Following the American Civil War Sesquicentennial with day by day writings of the time, currently 1863.

Post image for War Letters of William Thompson Lusk.

War Letters of William Thompson Lusk.

November 17, 2012

War Letters of William Thompson Lusk.

Norwich, Conn. November 17th, 1862.

My own dear Son:

I think I will commence the week by writing a letter to you who in these times of trouble occupy so large a share of my thoughts. Sam Elliott was here on Saturday, dined with us and stayed some hours. His sad condition makes me feel very melancholy. Poor fellow! How he has suffered. I sometimes wish you were all withdrawn from the Army. Oh! my poor, poor country! It is so grievous to see our sons and friends maimed, sick, or to know that they are dead. He (Elliott) tells me you are well, and seem strong. God has indeed been merciful to spare your life and strength amid such great dangers as you have passed through during the last eighteen months. Elliott talks of returning to his duties this week. He certainly ought not, for he is weak, sick, and unfit for exertion; besides that, he requires the most nourishing diet. He told me that he found you at breakfast on mouldy bread and sloppy coffee, while we who are at home doing nothing are fattening on luxuries.

Oh! my dear, dear son, I feel so anxious about the effect of this coming cold winter, and I cannot help a feeling of bitterness that you are not provided with proper food. If you should have an attack of rheumatism, do get permission to return to be taken care of properly. I hear nothing more of your prospects in New-York, but am sure your friends will not relax their exertions. We are all well here, and the Grands are doing finely, especially the last. A week from Thursday is our Thanksgiving Day in Conn., so we are expecting Thomas and Lillie to pass the day, after which I shall return with them to New-York for the winter. Elliott told me when he reached New-York, being cold, he wrapped around him the blanket Hunt gave him, and as he staggered from weakness, a police officer arrested him for drunkenness, but released him immediately on discovering that he was ill. What is the general feeling in the Army regarding the removal of McClellan, as far as you can judge? Uncle John is violently opposed to him, and Hunt, I think, partakes of his feelings. Whether justly, or unjustly, there is certainly a strong party against him. The Post and Tribune oppose him, the World and Express uphold him, while the Herald humbly submits its judgment to the will of the President.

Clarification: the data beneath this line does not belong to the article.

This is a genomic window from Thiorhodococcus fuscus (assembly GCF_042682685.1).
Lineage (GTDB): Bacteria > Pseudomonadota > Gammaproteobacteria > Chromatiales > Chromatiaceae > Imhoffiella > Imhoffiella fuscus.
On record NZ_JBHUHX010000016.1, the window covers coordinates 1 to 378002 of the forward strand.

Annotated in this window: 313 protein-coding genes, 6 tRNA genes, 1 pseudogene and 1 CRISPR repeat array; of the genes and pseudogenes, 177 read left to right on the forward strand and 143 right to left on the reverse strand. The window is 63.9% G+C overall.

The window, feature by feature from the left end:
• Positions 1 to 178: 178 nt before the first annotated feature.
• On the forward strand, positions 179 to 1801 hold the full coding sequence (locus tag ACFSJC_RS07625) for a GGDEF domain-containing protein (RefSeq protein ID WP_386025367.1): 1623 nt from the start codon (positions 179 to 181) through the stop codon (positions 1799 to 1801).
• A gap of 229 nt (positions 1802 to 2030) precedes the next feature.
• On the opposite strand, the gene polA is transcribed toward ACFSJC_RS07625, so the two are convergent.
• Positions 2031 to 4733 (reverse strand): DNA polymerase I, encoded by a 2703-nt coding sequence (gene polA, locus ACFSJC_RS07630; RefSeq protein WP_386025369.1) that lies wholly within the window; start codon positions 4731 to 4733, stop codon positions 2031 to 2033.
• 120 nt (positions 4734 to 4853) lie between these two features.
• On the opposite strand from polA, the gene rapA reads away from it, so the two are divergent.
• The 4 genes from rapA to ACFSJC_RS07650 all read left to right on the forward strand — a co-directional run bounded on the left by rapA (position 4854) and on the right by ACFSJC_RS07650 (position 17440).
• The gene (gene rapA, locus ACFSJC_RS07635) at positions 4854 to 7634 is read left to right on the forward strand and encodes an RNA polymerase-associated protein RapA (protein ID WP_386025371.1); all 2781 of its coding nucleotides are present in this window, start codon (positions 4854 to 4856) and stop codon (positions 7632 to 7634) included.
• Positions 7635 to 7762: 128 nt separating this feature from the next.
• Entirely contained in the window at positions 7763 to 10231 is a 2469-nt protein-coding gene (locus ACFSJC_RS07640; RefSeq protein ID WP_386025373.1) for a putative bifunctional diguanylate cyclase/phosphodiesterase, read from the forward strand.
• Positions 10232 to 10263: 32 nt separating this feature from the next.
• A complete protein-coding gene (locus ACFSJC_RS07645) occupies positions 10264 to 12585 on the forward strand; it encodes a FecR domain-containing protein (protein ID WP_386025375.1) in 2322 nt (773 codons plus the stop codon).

Mary Wells and her husband have returned from Europe, and are expected here this week. Hannah has nearly or quite recovered her strength. I have not much news to tell you. The Twenty-sixth Regt. left last Thursday, to the relief of some of our citizens. They were in town at all hours, and a hundred or more at once would run past the guard and rush to their tents when they pleased. The Lt.-Col., when issuing his orders, would address them thus: “Gentlemen, please to stand back,” or, “Gentlemen, please to stop,” when he wished them to halt. This is the gossip. Very few of them were known in town, and consequently less interest was felt for them than for the Eighteenth and Twenty-First. Edward Ells, and young Meech who married Louisa Bond went with them. Gen. Tyler and Ned, Dr. Osgood saw last week in Chicago. He reports that they are having a rather forlorn time. It is some time since their paroled prisoners have seen the paymaster. I hear you have been inconvenienced by the same cause. The papers state that all are now being paid, so I hope you too will receive your own. Uncle Thomas heard somewhere, that the “De Soto” was off New Orleans on her way home for repairs. If this is true, Charles may soon be home.

Good-bye, my own dear son, may the Almighty God be ever your defence and shield.

Always very lovingly,


Elliott said, if the Medical Examiner forbids his return this week, he should come and see me again. His brother William is in Washington. His arm is still useless.

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